A single parent raising two kids while working and getting a degree, a retired military veteran who volunteers at the neighborhood school, and a young adult with autism who struggles to keep a job – all of them have something in common. Each benefits from the Supplemental Nutrition Assistance Program (SNAP), formerly known as the Food Stamp Program. SNAP recipients make grocery purchases with a type of debit card and are able to purchase foods that meet their dietary needs and cultural preferences. Above all, SNAP benefits help people to be healthy and successful.
"I try to eat as well as I can, but it's hard," says Marleen. "Eating more fruits and vegetables is better for my health, but they're really expensive. I do use the food bank, especially for meat and fresh vegetables, and it really helps. I attend Portland Community College and it just opened a farmers market. I can use my SNAP benefits there."
SNAP is the most important anti-hunger program in the country, especially during economic downturns. The federal government pays the full cost of SNAP benefits and splits the cost of administering the program with the states, which operate the program. While eligibility rules and benefit levels are set by the federal government, states are able to tailor certain aspects of the program as they see fit. In Oregon, the average monthly SNAP benefit for each household member is just $122. That's about $1.35 per meal.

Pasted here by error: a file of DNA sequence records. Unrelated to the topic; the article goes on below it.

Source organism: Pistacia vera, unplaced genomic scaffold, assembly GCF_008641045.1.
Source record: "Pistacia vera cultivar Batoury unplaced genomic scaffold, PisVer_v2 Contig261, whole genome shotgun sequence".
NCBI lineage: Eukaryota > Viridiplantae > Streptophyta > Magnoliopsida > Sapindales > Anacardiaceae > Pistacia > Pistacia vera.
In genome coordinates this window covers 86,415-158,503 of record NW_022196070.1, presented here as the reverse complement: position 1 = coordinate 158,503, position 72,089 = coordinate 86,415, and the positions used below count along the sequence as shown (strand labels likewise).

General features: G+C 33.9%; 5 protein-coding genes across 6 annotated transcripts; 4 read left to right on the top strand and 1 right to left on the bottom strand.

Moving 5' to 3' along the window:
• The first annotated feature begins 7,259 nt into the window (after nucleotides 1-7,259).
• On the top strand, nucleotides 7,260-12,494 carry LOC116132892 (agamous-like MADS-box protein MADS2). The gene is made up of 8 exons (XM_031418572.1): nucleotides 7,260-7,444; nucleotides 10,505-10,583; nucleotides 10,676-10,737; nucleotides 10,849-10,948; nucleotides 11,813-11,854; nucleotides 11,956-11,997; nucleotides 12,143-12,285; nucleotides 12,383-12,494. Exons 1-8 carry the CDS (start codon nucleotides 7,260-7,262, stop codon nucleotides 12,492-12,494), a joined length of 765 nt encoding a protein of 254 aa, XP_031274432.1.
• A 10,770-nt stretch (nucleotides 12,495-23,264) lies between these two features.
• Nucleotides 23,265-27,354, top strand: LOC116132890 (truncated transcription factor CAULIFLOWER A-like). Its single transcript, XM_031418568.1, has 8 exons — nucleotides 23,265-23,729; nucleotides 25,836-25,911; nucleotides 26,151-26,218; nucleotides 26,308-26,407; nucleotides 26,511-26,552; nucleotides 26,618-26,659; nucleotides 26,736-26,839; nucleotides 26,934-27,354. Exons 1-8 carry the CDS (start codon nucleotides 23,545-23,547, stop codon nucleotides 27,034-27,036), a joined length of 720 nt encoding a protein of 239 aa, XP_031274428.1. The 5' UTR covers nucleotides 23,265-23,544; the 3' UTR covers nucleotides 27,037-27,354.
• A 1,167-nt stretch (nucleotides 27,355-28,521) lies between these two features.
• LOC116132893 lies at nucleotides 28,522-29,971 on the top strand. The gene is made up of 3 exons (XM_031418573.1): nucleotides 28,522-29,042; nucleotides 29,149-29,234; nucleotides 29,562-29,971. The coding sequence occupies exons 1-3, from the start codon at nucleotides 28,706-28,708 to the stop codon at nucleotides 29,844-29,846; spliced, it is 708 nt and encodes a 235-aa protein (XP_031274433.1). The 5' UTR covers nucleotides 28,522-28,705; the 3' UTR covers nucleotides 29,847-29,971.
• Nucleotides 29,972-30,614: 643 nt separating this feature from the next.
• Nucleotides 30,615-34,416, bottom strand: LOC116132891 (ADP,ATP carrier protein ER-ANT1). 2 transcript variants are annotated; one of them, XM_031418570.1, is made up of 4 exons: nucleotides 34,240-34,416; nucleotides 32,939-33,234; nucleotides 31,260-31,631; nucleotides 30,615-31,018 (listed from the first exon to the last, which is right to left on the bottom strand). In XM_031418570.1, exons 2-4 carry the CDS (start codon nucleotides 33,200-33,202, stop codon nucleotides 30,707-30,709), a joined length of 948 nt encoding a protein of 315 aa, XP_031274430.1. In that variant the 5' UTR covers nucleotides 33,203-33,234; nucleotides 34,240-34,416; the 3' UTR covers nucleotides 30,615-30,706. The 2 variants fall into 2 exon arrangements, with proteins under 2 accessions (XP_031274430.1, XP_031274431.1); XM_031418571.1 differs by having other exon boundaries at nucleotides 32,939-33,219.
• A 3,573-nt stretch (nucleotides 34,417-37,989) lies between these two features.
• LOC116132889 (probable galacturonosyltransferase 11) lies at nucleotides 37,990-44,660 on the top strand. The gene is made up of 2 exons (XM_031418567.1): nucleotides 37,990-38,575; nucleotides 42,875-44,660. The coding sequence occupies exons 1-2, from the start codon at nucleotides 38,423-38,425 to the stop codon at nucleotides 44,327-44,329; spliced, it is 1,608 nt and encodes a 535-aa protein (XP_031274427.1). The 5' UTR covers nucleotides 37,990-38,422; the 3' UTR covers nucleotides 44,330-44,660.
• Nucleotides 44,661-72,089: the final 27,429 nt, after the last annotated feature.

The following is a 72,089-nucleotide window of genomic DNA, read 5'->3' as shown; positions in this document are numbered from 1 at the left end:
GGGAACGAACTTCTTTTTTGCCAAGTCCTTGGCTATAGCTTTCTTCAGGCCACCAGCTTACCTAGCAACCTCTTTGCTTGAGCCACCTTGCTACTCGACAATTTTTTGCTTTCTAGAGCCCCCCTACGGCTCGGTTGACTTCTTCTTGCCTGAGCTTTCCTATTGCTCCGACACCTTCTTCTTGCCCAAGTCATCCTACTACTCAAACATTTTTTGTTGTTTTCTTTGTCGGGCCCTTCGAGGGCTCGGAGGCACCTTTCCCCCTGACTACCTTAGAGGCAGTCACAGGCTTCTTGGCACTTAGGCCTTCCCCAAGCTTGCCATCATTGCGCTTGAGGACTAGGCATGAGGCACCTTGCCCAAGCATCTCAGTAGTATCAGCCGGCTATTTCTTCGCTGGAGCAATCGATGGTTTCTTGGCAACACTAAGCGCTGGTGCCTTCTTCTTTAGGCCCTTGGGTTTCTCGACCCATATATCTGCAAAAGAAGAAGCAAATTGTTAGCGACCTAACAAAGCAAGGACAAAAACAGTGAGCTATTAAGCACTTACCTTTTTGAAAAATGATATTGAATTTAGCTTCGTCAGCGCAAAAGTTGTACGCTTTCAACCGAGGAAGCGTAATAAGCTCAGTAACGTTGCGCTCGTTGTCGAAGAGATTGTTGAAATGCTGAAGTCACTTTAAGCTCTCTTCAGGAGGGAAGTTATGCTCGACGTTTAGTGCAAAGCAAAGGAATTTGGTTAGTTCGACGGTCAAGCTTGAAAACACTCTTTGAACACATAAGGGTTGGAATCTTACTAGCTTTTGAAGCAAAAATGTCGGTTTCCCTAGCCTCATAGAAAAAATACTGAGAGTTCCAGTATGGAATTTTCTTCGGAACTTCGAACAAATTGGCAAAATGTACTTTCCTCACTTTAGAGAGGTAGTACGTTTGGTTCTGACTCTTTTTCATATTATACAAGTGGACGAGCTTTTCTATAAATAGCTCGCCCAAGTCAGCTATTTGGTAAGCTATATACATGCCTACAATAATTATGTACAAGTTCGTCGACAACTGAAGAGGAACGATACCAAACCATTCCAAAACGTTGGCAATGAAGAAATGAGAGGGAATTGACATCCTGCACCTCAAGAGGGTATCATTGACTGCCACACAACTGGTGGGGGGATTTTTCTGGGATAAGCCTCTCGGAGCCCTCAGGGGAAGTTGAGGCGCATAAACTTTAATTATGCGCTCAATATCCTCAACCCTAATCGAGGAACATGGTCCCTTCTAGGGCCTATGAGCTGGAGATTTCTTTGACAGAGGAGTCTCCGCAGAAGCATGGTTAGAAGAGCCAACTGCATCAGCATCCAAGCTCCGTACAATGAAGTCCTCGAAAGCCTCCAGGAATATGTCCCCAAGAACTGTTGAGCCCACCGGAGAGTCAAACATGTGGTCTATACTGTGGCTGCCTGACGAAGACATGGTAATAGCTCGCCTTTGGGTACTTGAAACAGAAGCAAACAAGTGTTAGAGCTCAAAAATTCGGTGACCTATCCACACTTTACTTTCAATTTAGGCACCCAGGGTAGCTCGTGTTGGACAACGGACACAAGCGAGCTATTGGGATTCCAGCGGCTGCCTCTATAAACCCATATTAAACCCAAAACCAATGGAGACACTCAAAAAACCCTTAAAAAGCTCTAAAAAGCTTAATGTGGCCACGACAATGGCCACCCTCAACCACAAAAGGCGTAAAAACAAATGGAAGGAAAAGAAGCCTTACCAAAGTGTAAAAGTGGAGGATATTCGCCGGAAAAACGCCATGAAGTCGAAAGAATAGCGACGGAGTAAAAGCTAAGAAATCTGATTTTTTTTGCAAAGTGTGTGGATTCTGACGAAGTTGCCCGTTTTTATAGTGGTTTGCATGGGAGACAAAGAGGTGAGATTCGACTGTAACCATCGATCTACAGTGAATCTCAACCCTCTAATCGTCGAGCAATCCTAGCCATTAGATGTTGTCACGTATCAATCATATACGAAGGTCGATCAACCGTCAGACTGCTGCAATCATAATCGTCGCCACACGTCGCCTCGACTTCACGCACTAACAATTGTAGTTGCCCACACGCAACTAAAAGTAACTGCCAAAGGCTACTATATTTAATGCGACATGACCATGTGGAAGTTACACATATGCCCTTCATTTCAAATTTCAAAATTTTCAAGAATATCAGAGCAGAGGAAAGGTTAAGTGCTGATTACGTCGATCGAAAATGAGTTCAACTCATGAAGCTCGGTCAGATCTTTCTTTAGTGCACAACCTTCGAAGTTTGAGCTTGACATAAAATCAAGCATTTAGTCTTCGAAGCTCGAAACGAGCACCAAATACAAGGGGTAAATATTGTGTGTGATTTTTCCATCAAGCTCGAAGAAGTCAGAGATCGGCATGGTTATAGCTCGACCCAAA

"SNAP is the first line of defense against hunger," says Oregon Food Bank CEO Susannah Morgan. "Despite what some people say, data shows us that the overwhelming majority of SNAP recipients who can work do so, and children make up 44 percent of SNAP beneficiaries. Wages have not kept up with accelerating costs of housing, child care and health insurance."
"My husband works full time and we spend as much as he makes on food," says Christine. "I have three children that do not belong to me that I support and take care of. Plus, the neighboring teenagers that come over because they don't eat at their house. It's really expensive to feed so many. I receive SNAP benefits and it helps, but I can't claim other people's kids even though I'm the one feeding them."
"I became disabled and I get a certain amount of money a month," says Steve. "Food stamps don't go as far as they should, and so that's why I'm at the food bank."
Oregon Food Bank is there to fill the gap when SNAP benefits run out but the month isn't over. Across the tri-county Portland-metro area, there are more than 341 food programs including pantries, meal sites, cooking classes and gardening courses that serve 104,600 people a year.
Your support of Oregon Food Bank is crucial to ending hunger in our community and preserving the social programs that have been proven to lift people out of poverty.
"No one should be hungry. Not in America. Not ever," says Morgan. "SNAP works; it helps keep hunger from our neighbors' doors."